This case is nuts, and while Apple is far from the utopian perfection people seem to be expecting from a corporation, apple devices work and are easily usable and restricted. Both are typical 8 year old daughter and our autistic 6 year old son have their own ipod touch/ipad respectively and we have never had any problems with in itunes downloads, whether content or in app purchases for three simple reasons.
1)The first thing that was done, to every device, after the initial update & synch, was setting the restrictions. Do this on all devices, not just the kids, because kids will be kids & when the battery drains on their device they will go looking for ours.
2)The kids do not know our itunes password & we change it at regular intervals because even though we are certain we never gave they the password & take great care not to let it get seen, they are able to pick it or piece it together. And if kids want that password, they'll get it.
3)We say no. We do it easily & often by setting the restrictions to NO for downloading, installing, deleting, and in app purchases, even on our devices.
This is his, and anyone else's, choice. I know me and my wife are on the other side of strict with out devices, but it has eliminated alot of headaches (no unauthorized charges) and the kids use the devices for what we intended them for -learning & recreation. Both of the kids are doing better in school since they started using the educational apps on the ipods & our nonverbal autistic son has seen a 70% increase in his speech over the past three months since he got his own ipad.
Every product, from used cars to ipods, is buyer beware. It is the consumers responsibility to know what they are buying & what it can do.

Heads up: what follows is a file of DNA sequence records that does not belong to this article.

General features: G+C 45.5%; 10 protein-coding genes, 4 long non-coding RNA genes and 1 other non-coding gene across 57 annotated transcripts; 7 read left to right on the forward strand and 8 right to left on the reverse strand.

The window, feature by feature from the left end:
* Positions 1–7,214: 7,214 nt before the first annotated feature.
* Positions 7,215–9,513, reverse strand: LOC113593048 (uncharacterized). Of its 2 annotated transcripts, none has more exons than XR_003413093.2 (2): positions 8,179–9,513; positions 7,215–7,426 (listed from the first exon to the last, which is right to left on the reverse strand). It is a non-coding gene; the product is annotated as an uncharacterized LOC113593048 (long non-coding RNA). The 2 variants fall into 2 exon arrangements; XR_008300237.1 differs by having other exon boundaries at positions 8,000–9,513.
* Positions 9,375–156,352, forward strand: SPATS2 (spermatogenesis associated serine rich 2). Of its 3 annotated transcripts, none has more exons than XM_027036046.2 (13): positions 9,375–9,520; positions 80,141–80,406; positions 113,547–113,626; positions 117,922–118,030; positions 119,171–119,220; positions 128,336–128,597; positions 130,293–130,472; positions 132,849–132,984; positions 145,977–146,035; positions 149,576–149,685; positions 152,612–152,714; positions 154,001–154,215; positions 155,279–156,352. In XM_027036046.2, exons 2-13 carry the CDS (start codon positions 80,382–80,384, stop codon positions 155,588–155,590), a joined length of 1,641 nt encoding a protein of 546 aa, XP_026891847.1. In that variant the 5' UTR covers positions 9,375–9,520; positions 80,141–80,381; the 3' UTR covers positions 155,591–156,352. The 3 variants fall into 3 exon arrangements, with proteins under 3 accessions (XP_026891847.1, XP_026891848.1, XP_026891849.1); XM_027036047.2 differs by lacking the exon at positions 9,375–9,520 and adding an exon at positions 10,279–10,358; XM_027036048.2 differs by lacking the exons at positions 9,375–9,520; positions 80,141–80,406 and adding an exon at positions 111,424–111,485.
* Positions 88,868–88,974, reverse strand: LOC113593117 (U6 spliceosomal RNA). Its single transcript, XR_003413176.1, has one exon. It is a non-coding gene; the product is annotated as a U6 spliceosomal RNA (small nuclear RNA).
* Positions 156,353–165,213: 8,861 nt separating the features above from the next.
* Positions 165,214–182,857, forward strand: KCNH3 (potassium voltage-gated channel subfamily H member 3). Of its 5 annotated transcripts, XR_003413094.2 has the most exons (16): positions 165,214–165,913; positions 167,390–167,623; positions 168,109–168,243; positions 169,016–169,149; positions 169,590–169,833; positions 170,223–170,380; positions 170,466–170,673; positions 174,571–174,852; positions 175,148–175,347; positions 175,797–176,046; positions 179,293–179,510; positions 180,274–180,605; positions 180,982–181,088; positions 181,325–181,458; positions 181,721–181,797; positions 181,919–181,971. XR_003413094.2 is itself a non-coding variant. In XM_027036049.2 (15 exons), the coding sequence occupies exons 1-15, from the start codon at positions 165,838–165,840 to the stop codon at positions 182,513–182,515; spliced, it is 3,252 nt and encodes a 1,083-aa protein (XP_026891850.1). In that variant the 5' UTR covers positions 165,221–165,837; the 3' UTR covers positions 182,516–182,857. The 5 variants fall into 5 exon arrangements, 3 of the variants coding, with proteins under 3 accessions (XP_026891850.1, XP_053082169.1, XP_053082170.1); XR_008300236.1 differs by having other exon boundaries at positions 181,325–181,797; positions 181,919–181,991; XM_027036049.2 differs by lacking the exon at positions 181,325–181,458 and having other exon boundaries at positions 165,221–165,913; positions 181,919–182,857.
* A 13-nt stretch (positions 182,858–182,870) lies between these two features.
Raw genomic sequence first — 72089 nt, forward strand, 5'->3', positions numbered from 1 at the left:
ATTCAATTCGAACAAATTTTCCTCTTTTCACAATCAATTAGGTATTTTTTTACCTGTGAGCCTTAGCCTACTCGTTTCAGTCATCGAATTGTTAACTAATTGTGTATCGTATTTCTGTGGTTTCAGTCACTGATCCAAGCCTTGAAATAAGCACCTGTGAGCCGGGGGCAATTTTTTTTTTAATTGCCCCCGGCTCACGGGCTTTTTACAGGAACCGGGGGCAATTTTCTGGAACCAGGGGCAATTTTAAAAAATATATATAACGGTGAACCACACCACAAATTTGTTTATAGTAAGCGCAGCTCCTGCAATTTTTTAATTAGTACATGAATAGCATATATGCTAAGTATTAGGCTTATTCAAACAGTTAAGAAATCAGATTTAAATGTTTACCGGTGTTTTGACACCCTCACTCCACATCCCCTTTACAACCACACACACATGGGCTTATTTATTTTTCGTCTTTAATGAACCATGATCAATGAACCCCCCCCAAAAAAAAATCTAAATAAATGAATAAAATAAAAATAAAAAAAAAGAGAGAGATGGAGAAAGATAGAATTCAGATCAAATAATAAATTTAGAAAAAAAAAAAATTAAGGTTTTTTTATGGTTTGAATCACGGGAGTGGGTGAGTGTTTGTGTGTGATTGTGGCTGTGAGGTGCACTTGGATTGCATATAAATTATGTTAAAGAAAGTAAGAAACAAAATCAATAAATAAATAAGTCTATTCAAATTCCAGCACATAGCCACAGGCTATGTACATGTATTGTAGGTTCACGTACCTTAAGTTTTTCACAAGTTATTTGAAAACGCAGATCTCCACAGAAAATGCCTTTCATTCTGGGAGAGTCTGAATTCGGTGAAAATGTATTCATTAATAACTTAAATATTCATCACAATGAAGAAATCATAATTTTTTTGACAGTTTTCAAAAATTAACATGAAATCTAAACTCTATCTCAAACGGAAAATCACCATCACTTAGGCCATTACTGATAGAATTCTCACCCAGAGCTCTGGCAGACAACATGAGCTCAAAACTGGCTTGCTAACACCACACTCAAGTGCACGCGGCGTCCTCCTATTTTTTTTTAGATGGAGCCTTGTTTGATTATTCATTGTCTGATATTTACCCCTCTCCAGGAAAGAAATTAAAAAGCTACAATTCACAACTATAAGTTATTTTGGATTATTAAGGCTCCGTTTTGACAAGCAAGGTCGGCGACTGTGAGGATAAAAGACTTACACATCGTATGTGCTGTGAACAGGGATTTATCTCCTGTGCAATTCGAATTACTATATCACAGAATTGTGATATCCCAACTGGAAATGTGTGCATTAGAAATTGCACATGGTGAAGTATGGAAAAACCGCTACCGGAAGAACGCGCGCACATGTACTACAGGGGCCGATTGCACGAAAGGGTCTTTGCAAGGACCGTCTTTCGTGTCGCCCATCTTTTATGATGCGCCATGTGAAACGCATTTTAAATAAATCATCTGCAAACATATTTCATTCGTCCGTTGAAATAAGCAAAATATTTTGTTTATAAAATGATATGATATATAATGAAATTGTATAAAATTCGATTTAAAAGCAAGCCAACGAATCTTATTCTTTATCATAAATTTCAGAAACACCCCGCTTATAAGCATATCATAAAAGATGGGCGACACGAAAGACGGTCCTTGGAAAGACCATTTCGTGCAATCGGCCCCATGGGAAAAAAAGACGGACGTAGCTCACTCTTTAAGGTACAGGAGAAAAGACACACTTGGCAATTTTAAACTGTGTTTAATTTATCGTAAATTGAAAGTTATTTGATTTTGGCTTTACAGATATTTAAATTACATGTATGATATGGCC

Carlos says:

I agree wit all tha comments that are all above me about this guy Mr. Meguerian!!
But my question is y didn't anyone read tha second to last paragraph?? On tha last sentence where it states that he is suing Apple and also making them pay for his lawyers expense:
He is suing Apple for breach of contract and unjust enrichment, chasing damages and attorneys’ fees and costs.
I personally still think this guy is just a good example of bad parenting. Wut he should do is pick up a book on how to be a good parent and role model so his daughter doesn't grow up and turn out like this fool.
This reminds me of tha case that goes back a couple months ago, where another "Upset Father" handed his 4-6 yr old daughter his iPhone and she dropped it on CONCRETE PAVEMENT and it cracked and shattered. He attempted to sue Apple for false statement that tha iPhone was unbreakable. That just shows how dumb pple are. I mean yes its made out of aluminosilicate glass which is said to be 30 times tougher than plastic but its GLASS!!!

DementiuS says:

Can we start suing people for being bad parents and not paying attention to what their kids do then blaming corporations for it?

Terry Rodecker says:

While I definitely agree that this is a frivolous lawsuit, I think folks here may be jumping to conclusions. I read this blog and the source story twice. I simply may be missing this but I didn't see in the story where it says he gave his password to his daughter. The app store will remember your credentials for 15 minutes (might have been longer before the update) and doesn't require you to type them in again to purchase another app.

Erik says:

This happens time and time again. Parents play a huge role in this too! Letting a 10 year old child play with a 200-800 dollar device that OBVIOUSLY doesnt know nothing but what YOU the PARENT tell the child and u want to sue apple for ur kids mistake? Give me a break!

cjford78 says:

I agree this guy dropped the parenting ball big time... that being said: